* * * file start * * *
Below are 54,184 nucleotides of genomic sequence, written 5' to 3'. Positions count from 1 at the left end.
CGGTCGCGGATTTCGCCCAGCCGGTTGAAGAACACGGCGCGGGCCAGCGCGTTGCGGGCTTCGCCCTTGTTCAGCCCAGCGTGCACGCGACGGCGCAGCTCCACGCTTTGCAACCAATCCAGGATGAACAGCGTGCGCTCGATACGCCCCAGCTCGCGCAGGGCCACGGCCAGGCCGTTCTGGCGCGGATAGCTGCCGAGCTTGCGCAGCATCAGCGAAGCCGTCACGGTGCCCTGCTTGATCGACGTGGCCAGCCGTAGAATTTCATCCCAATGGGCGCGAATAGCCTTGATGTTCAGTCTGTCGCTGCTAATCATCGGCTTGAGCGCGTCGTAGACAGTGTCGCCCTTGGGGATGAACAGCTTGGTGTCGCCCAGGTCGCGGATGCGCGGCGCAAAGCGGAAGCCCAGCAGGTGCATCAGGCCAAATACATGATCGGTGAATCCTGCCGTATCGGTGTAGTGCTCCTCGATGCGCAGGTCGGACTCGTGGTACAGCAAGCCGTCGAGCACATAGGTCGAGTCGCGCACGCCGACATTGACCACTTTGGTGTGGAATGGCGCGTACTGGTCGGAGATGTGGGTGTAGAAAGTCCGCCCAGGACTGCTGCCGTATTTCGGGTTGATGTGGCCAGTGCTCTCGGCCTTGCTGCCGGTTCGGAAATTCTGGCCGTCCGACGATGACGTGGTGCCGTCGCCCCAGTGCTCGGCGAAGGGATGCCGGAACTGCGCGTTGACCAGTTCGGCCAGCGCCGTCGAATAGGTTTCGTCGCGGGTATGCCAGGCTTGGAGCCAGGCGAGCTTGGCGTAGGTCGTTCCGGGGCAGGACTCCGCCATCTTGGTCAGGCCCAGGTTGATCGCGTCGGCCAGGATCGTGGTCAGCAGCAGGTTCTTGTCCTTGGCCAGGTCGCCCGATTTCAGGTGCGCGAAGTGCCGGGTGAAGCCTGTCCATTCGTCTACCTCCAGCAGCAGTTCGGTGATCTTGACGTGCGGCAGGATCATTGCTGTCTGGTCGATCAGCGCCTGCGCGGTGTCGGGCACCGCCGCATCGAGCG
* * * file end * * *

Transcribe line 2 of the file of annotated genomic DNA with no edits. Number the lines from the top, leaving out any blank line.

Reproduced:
CGGTCGCGGATTTCGCCCAGCCGGTTGAAGAACACGGCGCGGGCCAGCGCGTTGCGGGCTTCGCCCTTGTTCAGCCCAGCGTGCACGCGACGGCGCAGCTCCACGCTTTGCAACCAATCCAGGATGAACAGCGTGCGCTCGATACGCCCCAGCTCGCGCAGGGCCACGGCCAGGCCGTTCTGGCGCGGATAGCTGCCGAGCTTGCGCAGCATCAGCGAAGCCGTCACGGTGCCCTGCTTGATCGACGTGGCCAGCCGTAGAATTTCATCCCAATGGGCGCGAATAGCCTTGATGTTCAGTCTGTCGCTGCTAATCATCGGCTTGAGCGCGTCGTAGACAGTGTCGCCCTTGGGGATGAACAGCTTGGTGTCGCCCAGGTCGCGGATGCGCGGCGCAAAGCGGAAGCCCAGCAGGTGCATCAGGCCAAATACATGATCGGTGAATCCTGCCGTATCGGTGTAGTGCTCCTCGATGCGCAGGTCGGACTCGTGGTACAGCAAGCCGTCGAGCACATAGGTCGAGTCGCGCACGCCGACATTGACCACTTTGGTGTGGAATGGCGCGTACTGGTCGGAGATGTGGGTGTAGAAAGTCCGCCCAGGACTGCTGCCGTATTTCGGGTTGATGTGGCCAGTGCTCTCGGCCTTGCTGCCGGTTCGGAAATTCTGGCCGTCCGACGATGACGTGGTGCCGTCGCCCCAGTGCTCGGCGAAGGGATGCCGGAACTGCGCGTTGACCAGTTCGGCCAGCGCCGTCGAATAGGTTTCGTCGCGGGTATGCCAGGCTTGGAGCCAGGCGAGCTTGGCGTAGGTCGTTCCGGGGCAGGACTCCGCCATCTTGGTCAGGCCCAGGTTGATCGCGTCGGCCAGGATCGTGGTCAGCAGCAGGTTCTTGTCCTTGGCCAGGTCGCCCGATTTCAGGTGCGCGAAGTGCCGGGTGAAGCCTGTCCATTCGTCTACCTCCAGCAGCAGTTCGGTGATCTTGACGTGCGGCAGGATCATTGCTGTCTGGTCGATCAGCGCCTGCGCGGTGTCGGGCACCGCCGCATCGAGCG